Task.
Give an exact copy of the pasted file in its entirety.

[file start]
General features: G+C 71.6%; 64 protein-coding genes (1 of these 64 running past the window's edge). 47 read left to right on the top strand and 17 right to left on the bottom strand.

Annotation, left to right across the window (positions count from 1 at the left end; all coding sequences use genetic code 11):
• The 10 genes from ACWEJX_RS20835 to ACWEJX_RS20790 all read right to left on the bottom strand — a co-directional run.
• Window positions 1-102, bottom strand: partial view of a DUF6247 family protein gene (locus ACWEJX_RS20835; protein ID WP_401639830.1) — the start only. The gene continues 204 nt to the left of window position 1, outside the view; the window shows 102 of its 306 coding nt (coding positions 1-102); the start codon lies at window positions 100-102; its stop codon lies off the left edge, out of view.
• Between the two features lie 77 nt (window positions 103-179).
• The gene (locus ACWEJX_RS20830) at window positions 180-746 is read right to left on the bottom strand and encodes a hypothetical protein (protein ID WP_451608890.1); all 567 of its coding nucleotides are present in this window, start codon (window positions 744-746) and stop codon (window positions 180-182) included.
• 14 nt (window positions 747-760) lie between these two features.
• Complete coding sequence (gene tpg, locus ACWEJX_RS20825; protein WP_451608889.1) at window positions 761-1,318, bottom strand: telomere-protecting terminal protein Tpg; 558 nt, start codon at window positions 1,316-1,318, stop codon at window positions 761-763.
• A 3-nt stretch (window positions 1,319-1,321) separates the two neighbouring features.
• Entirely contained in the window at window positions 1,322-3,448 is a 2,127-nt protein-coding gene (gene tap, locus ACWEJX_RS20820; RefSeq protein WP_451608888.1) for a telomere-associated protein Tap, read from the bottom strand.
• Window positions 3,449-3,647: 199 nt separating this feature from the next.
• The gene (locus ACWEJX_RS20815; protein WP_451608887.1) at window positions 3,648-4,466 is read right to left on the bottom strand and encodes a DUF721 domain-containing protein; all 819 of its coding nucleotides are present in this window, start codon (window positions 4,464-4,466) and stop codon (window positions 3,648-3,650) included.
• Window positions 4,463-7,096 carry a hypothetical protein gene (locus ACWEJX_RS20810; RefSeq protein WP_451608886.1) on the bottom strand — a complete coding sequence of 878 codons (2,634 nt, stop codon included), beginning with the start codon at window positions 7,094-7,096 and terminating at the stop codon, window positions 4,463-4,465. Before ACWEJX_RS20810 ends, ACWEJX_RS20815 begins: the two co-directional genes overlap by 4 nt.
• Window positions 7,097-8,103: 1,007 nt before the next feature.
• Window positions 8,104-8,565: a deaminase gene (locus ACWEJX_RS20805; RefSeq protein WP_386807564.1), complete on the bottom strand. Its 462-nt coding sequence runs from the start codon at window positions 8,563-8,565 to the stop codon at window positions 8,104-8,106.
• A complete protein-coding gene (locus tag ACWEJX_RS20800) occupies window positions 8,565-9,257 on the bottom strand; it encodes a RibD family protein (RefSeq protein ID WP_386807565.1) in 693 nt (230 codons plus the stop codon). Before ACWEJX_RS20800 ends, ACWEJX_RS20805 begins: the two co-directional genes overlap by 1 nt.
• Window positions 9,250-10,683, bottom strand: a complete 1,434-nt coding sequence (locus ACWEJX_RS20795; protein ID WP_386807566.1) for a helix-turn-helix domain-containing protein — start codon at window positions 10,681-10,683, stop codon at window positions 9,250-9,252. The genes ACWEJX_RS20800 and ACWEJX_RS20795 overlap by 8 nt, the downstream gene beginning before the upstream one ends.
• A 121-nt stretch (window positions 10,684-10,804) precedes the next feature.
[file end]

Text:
General features: G+C 71.6%; 64 protein-coding genes (1 of these 64 running past the window's edge). 47 read left to right on the top strand and 17 right to left on the bottom strand.

Annotation, left to right across the window (positions count from 1 at the left end; all coding sequences use genetic code 11):
• The 10 genes from ACWEJX_RS20835 to ACWEJX_RS20790 all read right to left on the bottom strand — a co-directional run.
• Window positions 1-102, bottom strand: partial view of a DUF6247 family protein gene (locus ACWEJX_RS20835; protein ID WP_401639830.1) — the start only. The gene continues 204 nt to the left of window position 1, outside the view; the window shows 102 of its 306 coding nt (coding positions 1-102); the start codon lies at window positions 100-102; its stop codon lies off the left edge, out of view.
• Between the two features lie 77 nt (window positions 103-179).
• The gene (locus ACWEJX_RS20830) at window positions 180-746 is read right to left on the bottom strand and encodes a hypothetical protein (protein ID WP_451608890.1); all 567 of its coding nucleotides are present in this window, start codon (window positions 744-746) and stop codon (window positions 180-182) included.
• 14 nt (window positions 747-760) lie between these two features.
• Complete coding sequence (gene tpg, locus ACWEJX_RS20825; protein WP_451608889.1) at window positions 761-1,318, bottom strand: telomere-protecting terminal protein Tpg; 558 nt, start codon at window positions 1,316-1,318, stop codon at window positions 761-763.
• A 3-nt stretch (window positions 1,319-1,321) separates the two neighbouring features.
• Entirely contained in the window at window positions 1,322-3,448 is a 2,127-nt protein-coding gene (gene tap, locus ACWEJX_RS20820; RefSeq protein WP_451608888.1) for a telomere-associated protein Tap, read from the bottom strand.
• Window positions 3,449-3,647: 199 nt separating this feature from the next.
• The gene (locus ACWEJX_RS20815; protein WP_451608887.1) at window positions 3,648-4,466 is read right to left on the bottom strand and encodes a DUF721 domain-containing protein; all 819 of its coding nucleotides are present in this window, start codon (window positions 4,464-4,466) and stop codon (window positions 3,648-3,650) included.
• Window positions 4,463-7,096 carry a hypothetical protein gene (locus ACWEJX_RS20810; RefSeq protein WP_451608886.1) on the bottom strand — a complete coding sequence of 878 codons (2,634 nt, stop codon included), beginning with the start codon at window positions 7,094-7,096 and terminating at the stop codon, window positions 4,463-4,465. Before ACWEJX_RS20810 ends, ACWEJX_RS20815 begins: the two co-directional genes overlap by 4 nt.
• Window positions 7,097-8,103: 1,007 nt before the next feature.
• Window positions 8,104-8,565: a deaminase gene (locus ACWEJX_RS20805; RefSeq protein WP_386807564.1), complete on the bottom strand. Its 462-nt coding sequence runs from the start codon at window positions 8,563-8,565 to the stop codon at window positions 8,104-8,106.
• A complete protein-coding gene (locus tag ACWEJX_RS20800) occupies window positions 8,565-9,257 on the bottom strand; it encodes a RibD family protein (RefSeq protein ID WP_386807565.1) in 693 nt (230 codons plus the stop codon). Before ACWEJX_RS20800 ends, ACWEJX_RS20805 begins: the two co-directional genes overlap by 1 nt.
• Window positions 9,250-10,683, bottom strand: a complete 1,434-nt coding sequence (locus ACWEJX_RS20795; protein ID WP_386807566.1) for a helix-turn-helix domain-containing protein — start codon at window positions 10,681-10,683, stop codon at window positions 9,250-9,252. The genes ACWEJX_RS20800 and ACWEJX_RS20795 overlap by 8 nt, the downstream gene beginning before the upstream one ends.
• A 121-nt stretch (window positions 10,684-10,804) precedes the next feature.